More a multifaceted enigma than a city of contrasts, Taipei is the exuberantly diverse capital of Taiwan.
A country of arguably four major cultural influences: Japanese, Chinese, American and Aboriginal, each legacy runs deep, resulting in a capital city of eclectic architecture, urban character and ways of life. From Xinyi’s gleaming skyscrapers (main photo) and Tianmu’s vast family mansions through Zhongshan’s quaint alleys to the citywide cement and corrugated iron homes and fantastically elaborate traditional temples, Taipei is a kaleidoscope that nevertheless harmonises into one.
Taipei is known for its low cost of living, efficient transportation system, plenty of locally grown produce, exciting arts scene, creative dining scene and last, but not least, a stunning natural environment. A basin bordered by mountains, such as the Four Beasts Mountains and volcanic Yangmingshan, Taipei has long been one of the world’s best-kept secrets for lovers of nature and the great outdoors.
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110 volts, a 2-pin plug is the most prevalent (although Type B plugs can sometimes be used)
When to go
Taiwan is a popular destination all year round, however, there are some things to consider. In May, during the Plum Rain season, the biggest rainfall of the year is experienced. In July and August during summer, Taiwan can get very hot and humid, reaching 39 deg C.
In May, Taiwan celebrates the Dragon Boat Festival with a public holiday, boat races (above) and plenty of zong zi (rice dumplings), which are parcels of sticky rice and meat wrapped in bamboo leaves.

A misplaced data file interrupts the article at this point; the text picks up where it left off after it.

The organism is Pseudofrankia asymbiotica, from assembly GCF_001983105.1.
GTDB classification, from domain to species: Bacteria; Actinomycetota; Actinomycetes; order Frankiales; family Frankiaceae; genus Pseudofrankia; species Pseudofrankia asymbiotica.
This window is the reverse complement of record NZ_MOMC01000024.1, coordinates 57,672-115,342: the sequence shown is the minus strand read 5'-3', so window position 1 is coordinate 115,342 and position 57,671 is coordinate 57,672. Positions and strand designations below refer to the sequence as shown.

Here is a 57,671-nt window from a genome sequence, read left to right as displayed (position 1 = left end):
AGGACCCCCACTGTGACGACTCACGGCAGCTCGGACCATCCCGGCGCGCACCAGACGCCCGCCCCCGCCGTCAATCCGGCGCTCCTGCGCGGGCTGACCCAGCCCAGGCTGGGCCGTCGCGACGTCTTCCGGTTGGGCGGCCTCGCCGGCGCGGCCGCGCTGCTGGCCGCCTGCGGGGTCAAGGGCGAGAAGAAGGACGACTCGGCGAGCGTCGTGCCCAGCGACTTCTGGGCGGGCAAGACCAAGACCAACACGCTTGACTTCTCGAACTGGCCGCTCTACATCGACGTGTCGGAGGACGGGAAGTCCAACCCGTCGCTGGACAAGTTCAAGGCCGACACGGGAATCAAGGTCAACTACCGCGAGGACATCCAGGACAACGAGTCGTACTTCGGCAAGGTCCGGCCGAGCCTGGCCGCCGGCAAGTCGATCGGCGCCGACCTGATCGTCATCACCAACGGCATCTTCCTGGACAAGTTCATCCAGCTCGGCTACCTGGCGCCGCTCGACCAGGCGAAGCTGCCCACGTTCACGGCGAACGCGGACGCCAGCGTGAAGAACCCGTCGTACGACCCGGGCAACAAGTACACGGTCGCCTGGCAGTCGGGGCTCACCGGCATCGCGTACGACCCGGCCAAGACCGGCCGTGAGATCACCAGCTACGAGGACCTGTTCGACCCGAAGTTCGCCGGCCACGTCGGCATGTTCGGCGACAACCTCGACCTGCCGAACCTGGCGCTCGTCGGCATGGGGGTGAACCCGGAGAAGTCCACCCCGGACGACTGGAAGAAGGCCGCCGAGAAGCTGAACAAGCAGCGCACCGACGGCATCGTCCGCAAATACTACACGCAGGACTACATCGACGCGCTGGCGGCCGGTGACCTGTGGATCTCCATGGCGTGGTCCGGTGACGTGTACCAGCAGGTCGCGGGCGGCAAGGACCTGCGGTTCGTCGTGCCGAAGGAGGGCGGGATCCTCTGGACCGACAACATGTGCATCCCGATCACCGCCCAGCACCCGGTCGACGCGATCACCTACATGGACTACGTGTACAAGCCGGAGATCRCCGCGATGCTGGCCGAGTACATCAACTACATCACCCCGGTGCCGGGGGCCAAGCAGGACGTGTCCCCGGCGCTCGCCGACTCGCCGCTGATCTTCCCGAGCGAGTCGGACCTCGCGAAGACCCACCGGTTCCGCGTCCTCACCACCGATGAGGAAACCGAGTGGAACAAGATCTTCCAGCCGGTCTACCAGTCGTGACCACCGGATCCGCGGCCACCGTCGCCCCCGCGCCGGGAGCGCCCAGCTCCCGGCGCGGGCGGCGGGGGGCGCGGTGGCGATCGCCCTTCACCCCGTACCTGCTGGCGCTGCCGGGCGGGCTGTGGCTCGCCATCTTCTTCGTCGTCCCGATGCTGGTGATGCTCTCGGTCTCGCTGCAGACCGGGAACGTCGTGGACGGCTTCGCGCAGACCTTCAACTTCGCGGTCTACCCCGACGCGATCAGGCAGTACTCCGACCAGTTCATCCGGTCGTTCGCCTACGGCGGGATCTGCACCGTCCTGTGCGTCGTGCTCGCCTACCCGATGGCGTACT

In September or October, the Moon Festival is all about barbecuing on the street and the giving and eating of delicious treats.
Winter is both the start of ‘hot spring season’ and ‘hot pot season’ when many establishments offer special deals to entice customers.
Travel peak periods
Spring to Autumn (March to November).
Tourist transport passes
TaipeiPass provides unlimited travel on the Taipei Metro as well as Taipei City and New Taipei City buses and can be bought for durations of 1, 2, 3 or 5 days.
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Value for money
Folio is a chic boutique hotel in the heart of Daan District that caters to visitors with a penchant for art. A former dormitory for bank workers, now housing an art gallery and studio, its rooms have parquet flooring, pristine bathrooms, geometric bed heads, and photos of Taipei. Folio offers a Red Eye Recharging Plan, with a 6am check-in and 6pm check-out.
Green World Songshan is one of Taipei’s best new hotels commanding a surprisingly low room rate. Located next to Houshanpi MRT, a few stops from City Hall, this business-standard establishment has fresh, clean rooms with balconies, featuring discreet monotones, beech finishes and marbled stone veneers.